Eye For Film >> Movies >> First To The Moon (2018) Film Review
First To The Moon
Reviewed by: Jennie Kermode
Everybody is familiar with the words, "It's one small step for a man..." but, well, taking that step isn't so difficult once you're on the moon. Whilst it was the landing that stole the world's attention, successfully touching down a craft on the lunar surface was not, ultimately, the most difficult part of the affair - it paled into insignificance compared with the mammoth task of getting to the Moon in the first place. That moment of triumph belonged to another mission, Apollo 8, and this film tells their story.
By the time the Apollo 8 team came on the scene, many vessels had successfully entered Earth orbit (and many people had lost their lives in the unsuccessful ventures that paved the way there). To leave that cocoon of gravity and head out into space proper, however, was a very different thing. It required real courage both on the part of the astronauts themselves and on that of team behind them, who were required to make a massive effort to develop the necessary technology. Many a government would have hesitated to make the necessary investment, especially in light of the political risk if it should fail, but the Americans at that time felt compelled to take it on. They had to beat the Russians.
Looking back on it all, says crew member Jim Lovell, the Cold War was quite silly - but then, so were a lot of the wars that had gone before it. Later he would meet Russian cosmonauts and discover that they had a great deal in common, having experienced the space race in similar ways. At the time, however, everything was different. The Russians had won the race to put a man in orbit. The Americans had to win the race to the moon. With so many people working on the project, neither he nor fellow crew members Frank Borman and Bill Anders expected to be the ones chosen. Once they were, their passion for the project became personal. They are now willing to say outright that, had they been ordered to turn back when their goal was close at hand, they would have pretended they had a communications failure.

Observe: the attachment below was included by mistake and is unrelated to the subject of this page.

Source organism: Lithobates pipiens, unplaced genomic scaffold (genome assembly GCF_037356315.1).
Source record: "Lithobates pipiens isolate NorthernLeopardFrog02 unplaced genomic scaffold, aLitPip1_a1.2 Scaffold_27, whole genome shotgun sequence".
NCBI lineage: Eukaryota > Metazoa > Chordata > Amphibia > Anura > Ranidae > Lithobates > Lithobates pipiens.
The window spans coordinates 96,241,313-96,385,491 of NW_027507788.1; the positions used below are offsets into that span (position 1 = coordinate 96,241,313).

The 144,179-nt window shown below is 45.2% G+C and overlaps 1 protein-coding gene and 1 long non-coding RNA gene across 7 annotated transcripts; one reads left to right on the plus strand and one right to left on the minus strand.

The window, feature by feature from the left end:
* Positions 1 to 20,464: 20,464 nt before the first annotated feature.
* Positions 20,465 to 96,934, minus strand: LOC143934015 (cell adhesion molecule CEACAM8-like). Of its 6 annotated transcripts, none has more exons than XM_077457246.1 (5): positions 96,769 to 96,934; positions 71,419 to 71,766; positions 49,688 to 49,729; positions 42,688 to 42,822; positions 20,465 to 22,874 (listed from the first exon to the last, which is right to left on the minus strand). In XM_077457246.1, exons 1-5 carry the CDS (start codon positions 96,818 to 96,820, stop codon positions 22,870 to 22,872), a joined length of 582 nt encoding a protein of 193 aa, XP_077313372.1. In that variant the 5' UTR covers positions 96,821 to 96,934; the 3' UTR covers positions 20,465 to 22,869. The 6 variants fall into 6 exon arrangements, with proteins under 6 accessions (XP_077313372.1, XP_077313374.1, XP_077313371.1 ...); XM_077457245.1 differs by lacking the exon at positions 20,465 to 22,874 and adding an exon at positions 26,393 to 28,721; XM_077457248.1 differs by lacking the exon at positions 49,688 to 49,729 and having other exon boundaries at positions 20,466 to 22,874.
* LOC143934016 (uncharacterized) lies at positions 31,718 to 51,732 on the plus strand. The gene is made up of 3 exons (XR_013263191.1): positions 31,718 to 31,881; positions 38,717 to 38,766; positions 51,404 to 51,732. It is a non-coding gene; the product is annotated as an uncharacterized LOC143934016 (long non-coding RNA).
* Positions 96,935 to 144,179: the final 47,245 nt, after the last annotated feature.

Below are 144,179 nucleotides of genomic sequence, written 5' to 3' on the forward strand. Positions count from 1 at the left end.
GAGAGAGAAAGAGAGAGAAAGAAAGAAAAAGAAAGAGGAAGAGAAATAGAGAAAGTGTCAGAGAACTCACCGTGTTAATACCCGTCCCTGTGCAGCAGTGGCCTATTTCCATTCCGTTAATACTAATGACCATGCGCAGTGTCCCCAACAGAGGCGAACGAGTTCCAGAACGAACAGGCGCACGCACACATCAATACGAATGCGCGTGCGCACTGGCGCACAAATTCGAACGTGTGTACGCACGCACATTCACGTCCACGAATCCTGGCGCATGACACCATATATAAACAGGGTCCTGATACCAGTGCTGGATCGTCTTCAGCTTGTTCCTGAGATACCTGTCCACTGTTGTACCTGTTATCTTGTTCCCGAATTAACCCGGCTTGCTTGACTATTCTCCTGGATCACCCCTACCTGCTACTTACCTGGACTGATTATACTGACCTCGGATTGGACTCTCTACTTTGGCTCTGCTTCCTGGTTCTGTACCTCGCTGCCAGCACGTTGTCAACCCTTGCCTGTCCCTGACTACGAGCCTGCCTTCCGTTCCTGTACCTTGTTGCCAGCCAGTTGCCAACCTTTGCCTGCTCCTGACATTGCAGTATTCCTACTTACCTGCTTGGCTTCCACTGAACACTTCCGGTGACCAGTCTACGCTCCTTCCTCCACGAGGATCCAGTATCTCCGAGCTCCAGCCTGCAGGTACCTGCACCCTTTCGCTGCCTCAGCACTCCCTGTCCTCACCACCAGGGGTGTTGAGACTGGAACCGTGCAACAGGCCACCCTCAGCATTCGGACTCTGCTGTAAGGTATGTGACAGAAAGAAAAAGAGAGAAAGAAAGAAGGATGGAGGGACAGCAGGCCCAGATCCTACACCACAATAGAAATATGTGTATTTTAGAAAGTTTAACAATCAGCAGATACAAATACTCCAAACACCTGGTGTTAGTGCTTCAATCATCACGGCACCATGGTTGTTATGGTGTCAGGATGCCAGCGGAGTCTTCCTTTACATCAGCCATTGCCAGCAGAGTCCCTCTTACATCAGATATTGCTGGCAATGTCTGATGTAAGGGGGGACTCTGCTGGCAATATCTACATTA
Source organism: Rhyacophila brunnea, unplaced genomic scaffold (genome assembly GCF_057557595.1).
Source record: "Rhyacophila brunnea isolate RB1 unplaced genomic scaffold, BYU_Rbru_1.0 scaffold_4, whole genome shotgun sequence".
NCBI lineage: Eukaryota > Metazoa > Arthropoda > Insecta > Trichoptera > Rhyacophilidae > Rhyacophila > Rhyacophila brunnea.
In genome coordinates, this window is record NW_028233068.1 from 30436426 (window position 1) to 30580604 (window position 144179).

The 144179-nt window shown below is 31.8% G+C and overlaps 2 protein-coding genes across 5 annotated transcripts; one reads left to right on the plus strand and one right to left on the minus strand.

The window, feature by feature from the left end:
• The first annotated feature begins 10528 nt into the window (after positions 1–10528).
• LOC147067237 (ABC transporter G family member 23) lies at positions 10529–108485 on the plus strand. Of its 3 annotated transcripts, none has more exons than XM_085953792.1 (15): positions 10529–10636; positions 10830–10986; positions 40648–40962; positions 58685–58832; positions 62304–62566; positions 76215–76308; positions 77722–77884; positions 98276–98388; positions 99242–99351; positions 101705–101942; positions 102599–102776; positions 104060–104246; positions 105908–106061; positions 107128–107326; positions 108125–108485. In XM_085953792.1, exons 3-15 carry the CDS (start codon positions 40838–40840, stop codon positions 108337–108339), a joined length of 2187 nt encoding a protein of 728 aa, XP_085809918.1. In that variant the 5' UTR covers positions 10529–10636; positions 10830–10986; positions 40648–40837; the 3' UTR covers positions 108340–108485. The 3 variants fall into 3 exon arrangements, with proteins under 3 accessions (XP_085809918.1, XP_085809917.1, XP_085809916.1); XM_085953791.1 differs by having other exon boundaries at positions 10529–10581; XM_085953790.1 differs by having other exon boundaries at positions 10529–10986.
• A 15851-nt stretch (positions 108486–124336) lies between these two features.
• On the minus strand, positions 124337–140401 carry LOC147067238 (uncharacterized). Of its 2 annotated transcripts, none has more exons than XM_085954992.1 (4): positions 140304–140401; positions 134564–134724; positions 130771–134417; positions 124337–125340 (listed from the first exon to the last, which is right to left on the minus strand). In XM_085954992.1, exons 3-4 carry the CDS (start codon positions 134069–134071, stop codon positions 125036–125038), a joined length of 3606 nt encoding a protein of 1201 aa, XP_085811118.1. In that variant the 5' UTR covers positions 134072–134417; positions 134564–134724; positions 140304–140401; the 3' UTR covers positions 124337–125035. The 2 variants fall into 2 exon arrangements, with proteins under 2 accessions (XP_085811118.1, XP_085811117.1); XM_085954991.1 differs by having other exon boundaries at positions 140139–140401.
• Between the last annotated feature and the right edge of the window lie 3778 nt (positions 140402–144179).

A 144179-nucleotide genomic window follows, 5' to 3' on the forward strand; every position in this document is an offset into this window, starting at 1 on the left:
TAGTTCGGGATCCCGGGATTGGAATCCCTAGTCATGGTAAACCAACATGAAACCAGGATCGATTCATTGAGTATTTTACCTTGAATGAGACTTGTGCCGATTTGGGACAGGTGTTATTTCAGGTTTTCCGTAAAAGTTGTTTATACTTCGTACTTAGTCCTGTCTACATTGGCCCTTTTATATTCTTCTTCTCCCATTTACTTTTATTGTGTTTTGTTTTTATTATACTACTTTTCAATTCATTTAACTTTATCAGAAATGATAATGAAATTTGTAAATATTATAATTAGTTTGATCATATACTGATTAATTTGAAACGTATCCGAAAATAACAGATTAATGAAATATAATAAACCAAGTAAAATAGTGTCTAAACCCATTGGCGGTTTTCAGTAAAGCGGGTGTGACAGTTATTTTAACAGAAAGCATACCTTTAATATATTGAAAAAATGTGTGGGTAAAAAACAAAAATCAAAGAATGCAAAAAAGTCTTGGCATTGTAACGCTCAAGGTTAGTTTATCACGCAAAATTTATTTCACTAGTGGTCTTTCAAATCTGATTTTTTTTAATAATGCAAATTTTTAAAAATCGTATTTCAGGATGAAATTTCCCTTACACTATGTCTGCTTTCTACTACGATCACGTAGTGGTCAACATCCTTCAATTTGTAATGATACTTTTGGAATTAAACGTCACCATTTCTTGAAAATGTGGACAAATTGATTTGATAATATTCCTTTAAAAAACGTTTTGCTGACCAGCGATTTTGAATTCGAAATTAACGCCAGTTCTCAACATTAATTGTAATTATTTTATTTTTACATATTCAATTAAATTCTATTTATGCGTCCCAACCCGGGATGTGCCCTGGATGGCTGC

All three astronauts contribute their stories to Paul J Hildebrandt's fascinating documentary, which uses archive footage and animated recreations based on their accounts to tell the story of their journey. For those of us born in the succeeding decades it's difficult to imagine a world in which nobody knew what the Moon looked like except through a telescope. NASA didn't seem to have given much thought to pictures; the men took charge of that themselves. It was almost accidental that they managed to capture as much as they did. Though we see some of their photographs here, it is only through their words and through Hildebrandt's skillful pacing that we are able to understand a little of what it meant to see such sights for the first time - or to see them in person.
This is a film that will revive all your childhood dreams of becoming an astronaut. Whilst we may think of those who landed on the Moon as the lucky ones, the Apollo 8 crew clearly feel blessed beyond anything they ever imagined. Their continuing excitement at their adventure, even when recounting it in sober terms, guarantees an engaging narrative, and Hildebrandt teases out a wealth of related anecdotes, packaging technical information around them so delicately that you might not notice you're being educated. There's no need to lay it on thick. You only need to look at the computers in mission control to realise that your phone is more powerful. In light of that, the scale of what was accomplished was staggering, and it's good to remind oneself of that. Apollo 8 was always intended as a gateway mission. Hildebrandt will make you believe that, even if it rushed into that mission for silly reasons, humanity can still have a future among the stars.Reviewed on: 06 Jun 2019